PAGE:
“Innovation is key; you must understand your niche, focus on customer experience and use agile marketing to succeed,” said Dinesh Raveendran, product management director at Redknee, a Canadian telecommunications software provider.
“The entire MVNO space is going to start evolving towards Internet of Things [IoT] and machine-to-machine [M2M], so MVNOs must look at servicing customers across all vertical spaces, such as TV, cars, energy and connected homes, to name a few,” Raveendran continued.
So as consumer demand continues to metamorphose, the ability of MVNOs to create regional alliances, implement the right technologies, lock down a specific niche and innovate at a faster pace than the industry will determine their attractiveness in Latin America.
Ericsson ups LatAm mobile data projection – Regional
Ericsson has adjusted its estimate for average monthly data traffic per Latin American mobile user to 7GB for 2021, rather than the 6GB figure projected in November 2015.
The 2021 projection compares to average monthly data throughput of 1.2GB per Latin American user in 2015, as reported in Ericsson’s previous Mobility Report last November.
Latin Americans are thus on a par with users in the Middle East/Africa (1GB), Asia Pacific (1GB) and Central/Eastern Europe (1.4GB), while North Americans are the global leaders with monthly usage of 3.7GB.
The difference in usage between regions is expected to grow drastically by 2021, with North Americans consuming 22GB per month and Western Europeans 18GB, against the 7GB average consumption expected in Latin America.
Globally, Ericsson expects the number of smartphones in use to surpass the number of standard mobile phones during 3Q16. However, in Latin America smartphones already represented 50% of handsets in use by year-end 2015.
The 2016 Mobility Report also estimates that by year-end 2015 the number of 3G and 4G connections in Latin America had grown to roughly 51% of lines in service, up from 45% at year-end 2014.
The latest report adjusts the LTE/5G projection to 45% of Latin American lines in 2021, whereas the November 2015 report had put the figure at 40%.
Globally, for 2015-2021 the number of traditional communication devices connected to any kind of network will grow slowly, at 1% CAGR for computers and 3% CAGR for mobile phones, Ericsson estimates.
However, Internet of Things connections will grow at 27% CAGR for devices using mobile connectivity and 22% CAGR for devices using other networks.
This will lead to 28bn connected devices (including computers and phones) by 2021, compared to 15bn today. Of the 28bn total, 16bn will be IoT devices other than computers and phones, and most of them will connect using non-cellular means, such as WiFi, satellite and fixed lines.
Over half of LatAm handsets are smartphones – Regional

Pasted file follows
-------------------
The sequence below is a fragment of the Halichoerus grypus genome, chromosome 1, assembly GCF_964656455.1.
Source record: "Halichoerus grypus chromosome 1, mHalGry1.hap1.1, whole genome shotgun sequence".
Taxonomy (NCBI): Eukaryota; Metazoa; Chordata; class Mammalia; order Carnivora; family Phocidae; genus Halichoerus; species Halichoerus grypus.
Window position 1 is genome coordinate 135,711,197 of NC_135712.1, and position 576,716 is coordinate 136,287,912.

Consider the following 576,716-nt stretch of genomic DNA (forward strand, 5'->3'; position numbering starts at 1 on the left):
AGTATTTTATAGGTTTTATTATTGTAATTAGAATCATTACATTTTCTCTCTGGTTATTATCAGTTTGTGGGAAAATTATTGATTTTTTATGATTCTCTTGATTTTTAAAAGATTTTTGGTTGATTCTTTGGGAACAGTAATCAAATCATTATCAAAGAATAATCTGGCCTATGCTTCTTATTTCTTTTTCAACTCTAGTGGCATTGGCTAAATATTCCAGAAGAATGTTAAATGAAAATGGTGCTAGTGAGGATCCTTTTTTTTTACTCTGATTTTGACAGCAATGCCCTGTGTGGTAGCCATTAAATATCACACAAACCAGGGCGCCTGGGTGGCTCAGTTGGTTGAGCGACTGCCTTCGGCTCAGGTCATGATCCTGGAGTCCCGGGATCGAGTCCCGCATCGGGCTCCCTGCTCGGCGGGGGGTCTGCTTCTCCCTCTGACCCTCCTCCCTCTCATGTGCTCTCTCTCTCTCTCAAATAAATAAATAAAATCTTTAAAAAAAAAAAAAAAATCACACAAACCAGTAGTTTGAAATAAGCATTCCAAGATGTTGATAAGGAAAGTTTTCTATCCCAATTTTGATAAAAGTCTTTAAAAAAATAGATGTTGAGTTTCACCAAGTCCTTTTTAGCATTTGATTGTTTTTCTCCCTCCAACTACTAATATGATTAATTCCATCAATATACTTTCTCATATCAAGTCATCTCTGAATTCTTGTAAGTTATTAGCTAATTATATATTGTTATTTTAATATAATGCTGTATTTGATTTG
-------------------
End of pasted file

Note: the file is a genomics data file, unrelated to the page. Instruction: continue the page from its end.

Smartphones represented 52.8% of handsets in use across Latin America by year-end 2015, while globally smartphones are not expected to surpass 50% of handsets until 3Q16, according to Ericsson.
The November 2015 edition of Ericsson’s global Mobility Report had estimated smartphones at 50% of handsets in Latin America, but penetration turns out to be higher because the overall number of mobile lines in service fell at the end of the year.
In the June 2016 Mobility Report Ericsson’s research division ConsumerLab adjusted the 2015 figure for total mobile lines in Latin America to 710mn, rather than 740mn as reported in November. On the other hand, Ericsson raised its estimate of smartphones in service at year-end to 375mn instead of 370mn.
The decrease in total lines was due to operators’ stricter criteria for counting prepaid lines as active; consumers’ decision to abandon multiple SIM cards – partly because of the increasing popularity of carrier-independent messaging apps; and the general macroeconomic situation, ConsumerLab Latin America director Diana Moya told BNamericas.
These effects were particularly strong in Latin America’s largest market, Brazil, Moya added.
For year-end 2016 Ericsson projects 407mn smartphones, 294mn feature phones and 21mn tablets/routers/PCs, in which case – taking just the handset numbers – smartphones will represent 58% of phones.
Ericsson also adjusted its projections for 2021, placing the total number of lines at 800mn instead of 850mn estimated in November, and brought down its estimate of smartphones in use to 580mn, rather than 640mn.
This brings estimated smartphone penetration to 72.5% in 2021, rather than 75% projected in November.
Racsa sees surge in operating income – Costa Rica
The company exceeded the projections outlined in its 2016 financial plan, citing innovation, new business opportunities and financial discipline as the main reasons for the upturn, according to a release from ICE.
“The financial picture for RACSA is now stable, thanks to the development of information technology and communication solutions, value creation and the promotion of productivity in the state and its institutions,” said Francisco Calvo, general manager of Racsa.
Racsa has been in trouble for several years and has been the subject of bankruptcy rumors for some time. The company accumulated losses of 56.5bn colones (US$105mn) over the last six years, which have been covered by loans and capital injections from ICE.
However, at the end of 2015, Racsa finally reported a profit for the first time in six years.
Last month, Racsa returned a block of idle radio frequencies in the 5,713MHz band, which are used for 5G mobile services, acknowledging that the return would result in a decrease in annual payments for radio spectrum.
The information presented and opinions expressed herein are those of the author and do not necessarily represent the views of CANTO and/or its members